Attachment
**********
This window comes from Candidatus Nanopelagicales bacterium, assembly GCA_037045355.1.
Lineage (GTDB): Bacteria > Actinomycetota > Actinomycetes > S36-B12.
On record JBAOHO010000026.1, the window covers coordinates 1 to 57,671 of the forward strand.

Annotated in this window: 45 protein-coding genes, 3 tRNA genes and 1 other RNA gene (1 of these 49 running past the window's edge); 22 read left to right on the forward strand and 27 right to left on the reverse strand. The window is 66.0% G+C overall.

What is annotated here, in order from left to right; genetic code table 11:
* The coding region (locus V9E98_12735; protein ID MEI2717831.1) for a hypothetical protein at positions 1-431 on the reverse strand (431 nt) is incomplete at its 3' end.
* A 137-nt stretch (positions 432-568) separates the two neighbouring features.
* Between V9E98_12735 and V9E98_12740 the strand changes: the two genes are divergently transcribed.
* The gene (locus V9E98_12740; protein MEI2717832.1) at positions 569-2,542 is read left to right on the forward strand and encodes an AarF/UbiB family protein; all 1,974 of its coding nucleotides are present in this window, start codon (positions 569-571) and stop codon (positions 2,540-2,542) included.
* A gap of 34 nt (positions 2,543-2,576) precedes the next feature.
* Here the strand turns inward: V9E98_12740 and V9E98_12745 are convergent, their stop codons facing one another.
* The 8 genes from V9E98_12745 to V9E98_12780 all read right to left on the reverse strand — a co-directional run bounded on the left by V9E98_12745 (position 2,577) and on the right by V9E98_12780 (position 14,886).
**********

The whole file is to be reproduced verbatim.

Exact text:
This window comes from Candidatus Nanopelagicales bacterium, assembly GCA_037045355.1.
Lineage (GTDB): Bacteria > Actinomycetota > Actinomycetes > S36-B12.
On record JBAOHO010000026.1, the window covers coordinates 1 to 57,671 of the forward strand.

Annotated in this window: 45 protein-coding genes, 3 tRNA genes and 1 other RNA gene (1 of these 49 running past the window's edge); 22 read left to right on the forward strand and 27 right to left on the reverse strand. The window is 66.0% G+C overall.

What is annotated here, in order from left to right; genetic code table 11:
* The coding region (locus V9E98_12735; protein ID MEI2717831.1) for a hypothetical protein at positions 1-431 on the reverse strand (431 nt) is incomplete at its 3' end.
* A 137-nt stretch (positions 432-568) separates the two neighbouring features.
* Between V9E98_12735 and V9E98_12740 the strand changes: the two genes are divergently transcribed.
* The gene (locus V9E98_12740; protein MEI2717832.1) at positions 569-2,542 is read left to right on the forward strand and encodes an AarF/UbiB family protein; all 1,974 of its coding nucleotides are present in this window, start codon (positions 569-571) and stop codon (positions 2,540-2,542) included.
* A gap of 34 nt (positions 2,543-2,576) precedes the next feature.
* Here the strand turns inward: V9E98_12740 and V9E98_12745 are convergent, their stop codons facing one another.
* The 8 genes from V9E98_12745 to V9E98_12780 all read right to left on the reverse strand — a co-directional run bounded on the left by V9E98_12745 (position 2,577) and on the right by V9E98_12780 (position 14,886).